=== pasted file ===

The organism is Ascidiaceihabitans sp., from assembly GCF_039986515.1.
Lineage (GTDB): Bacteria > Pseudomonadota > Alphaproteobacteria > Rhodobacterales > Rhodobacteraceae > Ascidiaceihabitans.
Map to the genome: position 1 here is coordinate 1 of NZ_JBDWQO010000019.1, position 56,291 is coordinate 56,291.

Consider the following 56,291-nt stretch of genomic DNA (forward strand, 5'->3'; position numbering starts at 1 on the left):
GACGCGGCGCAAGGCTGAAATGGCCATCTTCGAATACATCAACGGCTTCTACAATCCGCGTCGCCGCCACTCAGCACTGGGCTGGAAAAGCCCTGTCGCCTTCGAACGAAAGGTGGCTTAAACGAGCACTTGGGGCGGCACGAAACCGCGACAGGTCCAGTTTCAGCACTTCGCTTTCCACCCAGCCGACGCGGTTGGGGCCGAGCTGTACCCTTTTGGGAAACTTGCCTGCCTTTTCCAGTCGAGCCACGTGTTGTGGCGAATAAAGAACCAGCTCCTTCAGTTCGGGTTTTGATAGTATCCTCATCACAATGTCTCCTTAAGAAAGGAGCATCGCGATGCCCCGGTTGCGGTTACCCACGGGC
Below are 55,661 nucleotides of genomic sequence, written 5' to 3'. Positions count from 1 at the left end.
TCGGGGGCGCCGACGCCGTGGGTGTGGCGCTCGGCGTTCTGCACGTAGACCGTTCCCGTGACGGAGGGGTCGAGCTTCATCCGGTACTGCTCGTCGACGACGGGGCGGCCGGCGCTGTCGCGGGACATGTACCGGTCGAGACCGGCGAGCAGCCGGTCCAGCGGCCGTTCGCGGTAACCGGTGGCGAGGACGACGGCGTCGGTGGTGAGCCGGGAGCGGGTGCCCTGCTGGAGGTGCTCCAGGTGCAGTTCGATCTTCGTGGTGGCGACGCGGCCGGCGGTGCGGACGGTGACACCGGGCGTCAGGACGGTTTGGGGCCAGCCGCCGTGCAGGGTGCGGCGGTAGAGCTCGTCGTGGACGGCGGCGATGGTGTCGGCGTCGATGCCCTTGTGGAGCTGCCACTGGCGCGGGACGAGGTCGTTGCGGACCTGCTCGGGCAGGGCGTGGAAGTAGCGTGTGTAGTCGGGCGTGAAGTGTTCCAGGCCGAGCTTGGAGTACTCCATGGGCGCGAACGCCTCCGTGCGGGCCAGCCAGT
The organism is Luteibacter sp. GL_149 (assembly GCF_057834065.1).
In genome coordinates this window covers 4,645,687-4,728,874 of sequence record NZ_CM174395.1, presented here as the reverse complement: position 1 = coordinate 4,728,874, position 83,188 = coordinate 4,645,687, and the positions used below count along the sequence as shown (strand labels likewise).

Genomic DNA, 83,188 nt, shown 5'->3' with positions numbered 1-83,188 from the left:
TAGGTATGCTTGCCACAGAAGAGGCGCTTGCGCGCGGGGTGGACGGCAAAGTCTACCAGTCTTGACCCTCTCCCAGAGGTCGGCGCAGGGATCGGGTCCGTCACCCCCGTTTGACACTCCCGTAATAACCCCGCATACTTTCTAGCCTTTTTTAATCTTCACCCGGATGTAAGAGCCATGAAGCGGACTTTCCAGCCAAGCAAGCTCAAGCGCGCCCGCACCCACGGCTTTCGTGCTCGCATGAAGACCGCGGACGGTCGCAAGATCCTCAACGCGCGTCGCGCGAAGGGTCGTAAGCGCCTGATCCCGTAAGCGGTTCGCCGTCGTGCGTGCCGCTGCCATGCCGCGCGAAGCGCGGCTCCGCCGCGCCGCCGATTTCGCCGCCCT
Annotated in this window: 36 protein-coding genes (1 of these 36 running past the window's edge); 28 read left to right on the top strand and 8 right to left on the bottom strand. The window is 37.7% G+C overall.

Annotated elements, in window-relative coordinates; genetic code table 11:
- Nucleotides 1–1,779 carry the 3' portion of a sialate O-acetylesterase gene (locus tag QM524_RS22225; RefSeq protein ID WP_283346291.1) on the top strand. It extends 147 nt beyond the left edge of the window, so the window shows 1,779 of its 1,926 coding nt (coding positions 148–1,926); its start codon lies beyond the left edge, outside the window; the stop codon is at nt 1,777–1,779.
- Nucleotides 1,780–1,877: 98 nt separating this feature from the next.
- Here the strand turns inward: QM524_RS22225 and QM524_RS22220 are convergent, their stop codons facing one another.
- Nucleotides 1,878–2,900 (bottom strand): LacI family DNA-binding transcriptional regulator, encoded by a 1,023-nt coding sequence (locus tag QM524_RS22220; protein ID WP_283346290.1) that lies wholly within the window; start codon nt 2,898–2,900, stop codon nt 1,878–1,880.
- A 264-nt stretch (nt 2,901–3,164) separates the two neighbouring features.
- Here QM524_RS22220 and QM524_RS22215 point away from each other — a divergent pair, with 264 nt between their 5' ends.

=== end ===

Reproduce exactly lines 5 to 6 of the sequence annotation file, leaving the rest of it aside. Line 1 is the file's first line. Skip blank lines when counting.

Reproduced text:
GACGCGGCGCAAGGCTGAAATGGCCATCTTCGAATACATCAACGGCTTCTACAATCCGCGTCGCCGCCACTCAGCACTGGGCTGGAAAAGCCCTGTCGCCTTCGAACGAAAGGTGGCTTAAACGAGCACTTGGGGCGGCACGAAACCGCGACAGGTCCAGTTTCAGCACTTCGCTTTCCACCCAGCCGACGCGGTTGGGGCCGAGCTGTACCCTTTTGGGAAACTTGCCTGCCTTTTCCAGTCGAGCCACGTGTTGTGGCGAATAAAGAACCAGCTCCTTCAGTTCGGGTTTTGATAGTATCCTCATCACAATGTCTCCTTAAGAAAGGAGCATCGCGATGCCCCGGTTGCGGTTACCCACGGGC
Below are 55,661 nucleotides of genomic sequence, written 5' to 3'. Positions count from 1 at the left end.